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Self-Care Sunday: 3 Body-Positive Songs That Will Increase Your Self-Esteem

17277024202_8cdc70dacf_zPicture of Meghan Trainor by Drew de F Fawkes

By Laura Cipullo, RD, CDE, CEDRD

Pop music, like so many other forms of mass media, glorifies a very narrow definition of what is “beautiful,” and women who are plus-sized are rarely represented, either in lyrics or videos. Teens and women look at these videos, and hear these songs, and may feel like they don’t measure up, or that their self-worth is all tied up in a number on a scale or a dress size. It’s much more difficult to find songs that elevate women, that encourage girls of all shapes and sizes to love themselves, but I’ve done a bit of digging and come up with some great tunes featuring powerful lyrics that encourage body positivity. Listen to these songs, absorb the lyrics, and see how they make a difference in the way you feel.

1) Lady Gaga, “Born this Way”

Released in the summer of 2011, “Born This Way” was a chart-topper that was embraced primarily as an LGBT anthem, but it goes so much deeper than that. It’s about loving yourself exactly as you are, regardless of what you look like, or what the bullies say. Gaga paints a beautiful picture of an impressionable young girl (perhaps it was Gaga herself) learning this vital life lesson from her mother:

My mama told me when I was young/”We are all born superstars”/She rolled my hair and put my lipstick on/In the glass of her boudoir/”There’s nothing wrong with loving who you are,” she said/”Cause he made you perfect, babe”

The theme of the song is that God — or a higher power, or Mother Nature, or whoever you believe in — does not make mistakes and that there is no “perfect” way to be. To change ourselves to fit someone else’s standard of beauty would be going against all that is natural. We are all perfect in our uniqueness, and self-confidence is the key to moving ahead in life, to being everything we are capable of being. This theme is so important to Lady Gaga and her mother that they created the Born This Way Foundation to support young people in their struggle for self-esteem.

2)  Trisha Paytas, “Fat Chicks”

YouTuber Trisha Paytas may not be a household name (yet), but she made a big splash last year with the release of “Fat Chicks.” Paytas is not afraid to be sexy and fat, and her appearance brings to mind glamour queens of the 1950s and 60s like Marilyn Monroe and Jayne Mansfield, or more recently, the late Anna Nicole Smith.

In the video for this song, Paytas and her plus-sized friends wear tight clothes, dance seductively and are every bit as beautiful as the thinner girls. The storyline features Paytas as a waitress in a diner, fighting back against Mean Girl-type bullying by stealing the girls’ boyfriends! (Okay, maybe that’s not the most mature course of action, but the point of the video is that bigger girls can be sexy too.) Her lyrics really drive home that message:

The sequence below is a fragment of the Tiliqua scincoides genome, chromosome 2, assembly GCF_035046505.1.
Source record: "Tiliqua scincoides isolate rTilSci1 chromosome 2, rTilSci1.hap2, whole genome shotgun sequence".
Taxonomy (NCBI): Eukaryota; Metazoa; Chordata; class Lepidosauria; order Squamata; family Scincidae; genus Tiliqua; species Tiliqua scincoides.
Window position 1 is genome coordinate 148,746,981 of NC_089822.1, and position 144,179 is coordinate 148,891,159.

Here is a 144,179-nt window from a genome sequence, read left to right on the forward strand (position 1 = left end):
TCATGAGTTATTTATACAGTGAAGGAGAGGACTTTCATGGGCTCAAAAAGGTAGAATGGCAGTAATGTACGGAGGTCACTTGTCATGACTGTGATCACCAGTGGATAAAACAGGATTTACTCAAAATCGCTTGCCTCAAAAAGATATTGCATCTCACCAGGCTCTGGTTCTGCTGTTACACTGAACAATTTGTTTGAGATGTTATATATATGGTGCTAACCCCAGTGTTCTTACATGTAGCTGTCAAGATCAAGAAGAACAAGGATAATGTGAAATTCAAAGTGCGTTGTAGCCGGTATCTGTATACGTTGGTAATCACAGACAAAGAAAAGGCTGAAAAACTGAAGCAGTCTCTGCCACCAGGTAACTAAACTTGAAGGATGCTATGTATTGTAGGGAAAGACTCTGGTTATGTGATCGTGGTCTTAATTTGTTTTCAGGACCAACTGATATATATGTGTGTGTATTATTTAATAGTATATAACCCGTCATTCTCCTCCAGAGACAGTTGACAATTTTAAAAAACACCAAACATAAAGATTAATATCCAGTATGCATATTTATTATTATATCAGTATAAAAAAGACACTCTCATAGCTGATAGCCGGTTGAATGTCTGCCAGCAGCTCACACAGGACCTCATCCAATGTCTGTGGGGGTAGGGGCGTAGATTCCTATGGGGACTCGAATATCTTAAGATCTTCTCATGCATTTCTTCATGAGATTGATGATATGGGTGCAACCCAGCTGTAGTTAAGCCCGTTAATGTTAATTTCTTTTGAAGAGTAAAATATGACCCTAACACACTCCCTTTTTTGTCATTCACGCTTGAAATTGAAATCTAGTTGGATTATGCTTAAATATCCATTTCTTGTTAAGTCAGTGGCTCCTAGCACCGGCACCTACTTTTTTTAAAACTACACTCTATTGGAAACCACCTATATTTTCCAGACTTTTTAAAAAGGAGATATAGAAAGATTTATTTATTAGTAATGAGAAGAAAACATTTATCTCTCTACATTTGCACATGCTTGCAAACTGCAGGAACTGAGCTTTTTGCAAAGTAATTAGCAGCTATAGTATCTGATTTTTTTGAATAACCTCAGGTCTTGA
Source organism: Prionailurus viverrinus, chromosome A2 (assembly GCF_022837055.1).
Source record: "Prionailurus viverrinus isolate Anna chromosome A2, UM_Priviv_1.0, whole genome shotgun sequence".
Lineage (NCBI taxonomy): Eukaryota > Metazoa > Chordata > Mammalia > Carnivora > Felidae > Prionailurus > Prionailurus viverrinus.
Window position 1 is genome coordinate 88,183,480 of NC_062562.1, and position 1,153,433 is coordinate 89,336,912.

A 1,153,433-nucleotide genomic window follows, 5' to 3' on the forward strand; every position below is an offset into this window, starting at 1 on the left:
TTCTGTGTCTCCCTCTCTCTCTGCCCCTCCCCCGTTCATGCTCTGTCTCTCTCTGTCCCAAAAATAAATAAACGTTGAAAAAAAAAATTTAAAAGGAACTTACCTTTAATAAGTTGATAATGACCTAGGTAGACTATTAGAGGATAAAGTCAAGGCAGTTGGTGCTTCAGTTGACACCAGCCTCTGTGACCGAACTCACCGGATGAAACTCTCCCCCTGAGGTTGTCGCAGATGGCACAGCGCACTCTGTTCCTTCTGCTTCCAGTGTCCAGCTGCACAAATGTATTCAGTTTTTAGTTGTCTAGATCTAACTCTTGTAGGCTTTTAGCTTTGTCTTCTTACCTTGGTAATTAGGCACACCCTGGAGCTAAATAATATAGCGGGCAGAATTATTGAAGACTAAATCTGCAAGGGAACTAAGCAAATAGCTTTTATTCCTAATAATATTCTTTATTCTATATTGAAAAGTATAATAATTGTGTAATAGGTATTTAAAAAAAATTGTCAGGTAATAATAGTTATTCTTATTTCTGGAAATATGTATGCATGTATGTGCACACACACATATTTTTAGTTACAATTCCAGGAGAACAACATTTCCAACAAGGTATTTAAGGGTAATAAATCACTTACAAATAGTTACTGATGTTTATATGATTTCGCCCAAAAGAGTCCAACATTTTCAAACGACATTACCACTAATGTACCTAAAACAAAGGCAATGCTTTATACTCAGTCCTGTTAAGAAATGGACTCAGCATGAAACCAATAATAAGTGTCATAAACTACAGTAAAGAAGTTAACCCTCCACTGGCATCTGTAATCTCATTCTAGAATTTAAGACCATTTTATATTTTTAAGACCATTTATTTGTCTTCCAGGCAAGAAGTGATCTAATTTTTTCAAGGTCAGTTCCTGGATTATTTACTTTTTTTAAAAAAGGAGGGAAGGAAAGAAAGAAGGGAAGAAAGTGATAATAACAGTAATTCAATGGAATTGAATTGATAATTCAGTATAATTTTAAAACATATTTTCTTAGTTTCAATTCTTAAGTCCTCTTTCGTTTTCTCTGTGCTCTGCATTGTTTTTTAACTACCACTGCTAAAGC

Oh, I’m no stick figure/Oh baby, that’s okay/I’m so beautiful In my own way … Now, I know, I know./Fat is a word used to negatively bring down a girl with a little extra junk in the trunk/But being called fat is just a label!/A label put on to us by others who can’t handle this wow-wow-wow!/So I’ll take that label and wear it because it does not define me./You wanna call me fat?/(Laughs)/Well, you’d be right I am F.A.T.: Fabulous And Tasty!

Paytas is also the author of several books, including Curvy and Loving It, a guide for teens and adults on how to live and love confidently as a plus-sized woman.

3) Meghan Trainor, “All About That Bass”

Last month, Meghan Trainor took home a well-deserved Grammy for Best New Artist. The singer’s All About That Bass was a major hit in 2014 and became a huge body-positive anthem. It was a catchy pop tune with a deep message, and even helped Trainor accept herself. As Trainor explains in a recent article, she spent a long time not feeling comfortable in her own body and being convinced that her figure would not be accepted when she was trying to make it in pop music. But writing “All About That Bass” helped Trainor feel confident again. Like “Fat Chicks,” “All About That Bass” promotes the idea that fat is just as sexy as thin. Trainor sings:

Yeah it’s pretty clear, I ain’t no size two/But I can shake it, shake it like I’m supposed to do/’Cause I got that boom boom that all the boys chase/All the right junk in all the right places.

Lyrics like these give girls confidence that they don’t have to lose weight just to make boys like them, that boys are attracted to all shapes and sizes. She also takes aim at the false and damaging practice of magazines using photo altering software to achieve what they deem to be “perfection.”

I see the magazines working that Photoshop/We know that sh– ain’t real/Come on now, make it stop/If you got beauty beauty just raise ’em up/’Cause every inch of you is perfect/From the bottom to the top.

Although we have a way to go when it comes to having enough body-positive messages in pop music, artists and songs like these are encouraging. Hopefully, more will follow their examples.

And, hey, don’t stop with just these three tunes. Build a whole playlist of body-positive tunes to inspire you! You can find plenty of others right here.